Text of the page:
The purpose in scrubbing off surfaces is two-fold: One, the rough-sawn surface of much bandsawn millwork can be very coarse with deep undulations resembling a ploughed field, and, two, getting down an eighth-of-an-inch or so even across a wider width goes quickly with the heavy scrub action this plane gives you. Removing as much as a millimeter or more deep between the intermittent high points and the lows every inch or so from bandsawn boards can be tedious without a cambered iron as narrow as this one is. My #78 scrub plane strategy tackles the opening of leveling faster than any other hand-planing method and with considerably less effort. To bone up on converting the #78 plane iron go here for a ten-minute education watch.
The two pictures show the two sides of the same board. This is cup one side, camber the other. I generally prefer to remove the camber first but you can work either side according to your preference. In machining a board this tends to be done the opposite way with the camber uppermost on the surfacing or jointer bed. That’s because it is easier to take advantage of the outer points of contact afforded by the outer extremes of the board with the surface of the bed than use the camber down and risk rolling as you progress through the full length of the cut.
Start out at the end of the board and work backwards uniformly and overlapping the strokes as you go.
The initial result from scrub planing with a number 78 planing diagonally looks like this:
At this point we have succeeded in removing most if not all of the camber. The surface is exaggerated by the light positioning but I wanted to show the results. We are now only a few strokes lengthways from a leveller playing field.
The #78 plane plays a key part in my roughing down work and I rely on it for this area of wood preparation more and more these days because the effort and energy lessens the work with my other planes. Remember you don’t have to have two planes too. You can simply buy in a second plane iron and swap them out.
At this stage of planing, about five minutes maybe, my wood is looking like this. You can still see the hollow side below which I deal with soon after surface planing and ensuring my first surface is trued and not twisted.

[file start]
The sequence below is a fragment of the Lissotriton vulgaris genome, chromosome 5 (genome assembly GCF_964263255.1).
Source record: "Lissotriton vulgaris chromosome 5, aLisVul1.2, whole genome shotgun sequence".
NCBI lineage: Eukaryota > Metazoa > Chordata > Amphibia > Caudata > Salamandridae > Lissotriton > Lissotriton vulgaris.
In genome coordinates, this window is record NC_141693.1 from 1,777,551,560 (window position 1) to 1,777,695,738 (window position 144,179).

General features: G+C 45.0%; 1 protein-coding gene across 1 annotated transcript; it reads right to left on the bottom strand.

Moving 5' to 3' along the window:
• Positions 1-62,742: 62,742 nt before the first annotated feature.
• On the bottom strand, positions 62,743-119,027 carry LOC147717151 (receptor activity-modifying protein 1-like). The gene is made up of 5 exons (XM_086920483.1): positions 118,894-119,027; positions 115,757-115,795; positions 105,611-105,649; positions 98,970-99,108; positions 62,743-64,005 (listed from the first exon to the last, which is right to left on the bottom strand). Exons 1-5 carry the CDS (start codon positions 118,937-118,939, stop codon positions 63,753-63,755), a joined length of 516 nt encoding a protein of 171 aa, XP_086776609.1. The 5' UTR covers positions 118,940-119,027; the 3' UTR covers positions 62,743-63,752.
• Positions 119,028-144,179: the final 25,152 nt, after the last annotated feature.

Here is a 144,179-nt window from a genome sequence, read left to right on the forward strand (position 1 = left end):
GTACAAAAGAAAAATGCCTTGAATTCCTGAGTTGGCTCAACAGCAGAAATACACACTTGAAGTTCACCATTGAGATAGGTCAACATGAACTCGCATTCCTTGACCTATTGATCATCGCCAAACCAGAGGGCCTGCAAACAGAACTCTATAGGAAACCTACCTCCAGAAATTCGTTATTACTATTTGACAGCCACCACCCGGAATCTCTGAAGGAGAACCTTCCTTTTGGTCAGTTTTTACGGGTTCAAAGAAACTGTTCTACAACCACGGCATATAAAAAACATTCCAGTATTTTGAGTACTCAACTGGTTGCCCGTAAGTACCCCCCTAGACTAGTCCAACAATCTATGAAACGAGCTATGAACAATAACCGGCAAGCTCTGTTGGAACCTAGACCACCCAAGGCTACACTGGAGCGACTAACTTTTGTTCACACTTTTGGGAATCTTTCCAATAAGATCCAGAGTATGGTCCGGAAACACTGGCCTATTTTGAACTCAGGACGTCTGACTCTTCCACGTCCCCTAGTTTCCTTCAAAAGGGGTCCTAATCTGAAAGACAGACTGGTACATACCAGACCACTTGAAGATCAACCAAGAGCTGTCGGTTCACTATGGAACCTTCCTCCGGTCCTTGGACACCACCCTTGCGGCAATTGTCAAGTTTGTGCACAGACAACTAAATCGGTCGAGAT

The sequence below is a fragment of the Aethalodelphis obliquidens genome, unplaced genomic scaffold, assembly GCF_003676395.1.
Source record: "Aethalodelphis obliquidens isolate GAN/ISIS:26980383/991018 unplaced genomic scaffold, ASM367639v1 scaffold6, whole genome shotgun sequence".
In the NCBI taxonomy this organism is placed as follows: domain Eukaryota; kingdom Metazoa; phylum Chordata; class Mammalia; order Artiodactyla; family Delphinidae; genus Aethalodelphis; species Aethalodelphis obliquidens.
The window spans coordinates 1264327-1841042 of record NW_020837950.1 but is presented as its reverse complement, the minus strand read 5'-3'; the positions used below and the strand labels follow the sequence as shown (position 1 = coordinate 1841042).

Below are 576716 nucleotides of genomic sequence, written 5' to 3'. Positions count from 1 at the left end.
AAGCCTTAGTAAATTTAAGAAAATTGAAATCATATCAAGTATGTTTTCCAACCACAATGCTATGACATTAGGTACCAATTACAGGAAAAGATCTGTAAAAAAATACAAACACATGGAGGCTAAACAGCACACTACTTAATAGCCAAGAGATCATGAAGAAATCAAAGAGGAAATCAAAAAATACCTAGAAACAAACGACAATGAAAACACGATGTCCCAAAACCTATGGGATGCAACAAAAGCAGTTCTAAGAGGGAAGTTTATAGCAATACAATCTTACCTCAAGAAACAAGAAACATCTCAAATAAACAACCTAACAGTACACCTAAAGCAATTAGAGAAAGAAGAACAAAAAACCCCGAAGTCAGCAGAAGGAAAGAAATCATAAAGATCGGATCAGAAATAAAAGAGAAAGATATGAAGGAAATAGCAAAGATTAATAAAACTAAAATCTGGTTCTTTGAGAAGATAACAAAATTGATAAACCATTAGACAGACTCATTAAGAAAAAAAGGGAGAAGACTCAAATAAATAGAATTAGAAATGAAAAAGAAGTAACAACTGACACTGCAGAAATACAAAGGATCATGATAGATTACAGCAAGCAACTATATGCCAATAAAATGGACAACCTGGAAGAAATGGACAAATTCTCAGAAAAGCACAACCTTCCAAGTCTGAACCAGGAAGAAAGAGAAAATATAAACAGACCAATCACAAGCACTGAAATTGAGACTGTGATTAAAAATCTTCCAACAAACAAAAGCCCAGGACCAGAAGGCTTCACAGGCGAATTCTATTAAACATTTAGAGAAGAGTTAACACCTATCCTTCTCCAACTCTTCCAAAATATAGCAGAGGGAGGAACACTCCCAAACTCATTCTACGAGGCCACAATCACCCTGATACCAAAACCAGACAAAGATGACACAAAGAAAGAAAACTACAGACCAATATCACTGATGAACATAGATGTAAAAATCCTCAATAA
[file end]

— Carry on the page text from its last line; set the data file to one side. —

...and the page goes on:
Using the lights once more, you can see the long-grain undulation alongside the tangential planing. This all close enough for the next step. If the board looked particularly twisted, I would continue with the #78 scrub plane to reduce the high points more.
It’s at this point that you must establish whether you have any twist in the board and to this end we usually rely on two parallel sticks of wood we call winding sticks. When the face has been flattened and the camber is gone, we can still have a twisted board. Placing the sticks at each end of our cut pieces, we can sight-align one stick to the other to see if the two look parallel along the top edges of the sticks. If one sights high at one side or the others the wood being planed is twisted. The sticks obviate discrepancy by magnifying what we see. In my case my winding sticks are 16″ long and my wood is 8″ wide. The distance divides into the sticks twice so what I see in the sticks is a magnification twice the actual discrepancy. If the wood was 4″ wide, the sticks would magnify the discrepancy by four times.
My #4 Stanley converted to a scrub with a shallower sweep to the camber of the cutting iron begins its work following up from the deeper profile of the #78. You will be surprised how easy this plane is and how much you will rely on it as you progress the flattening and truing process.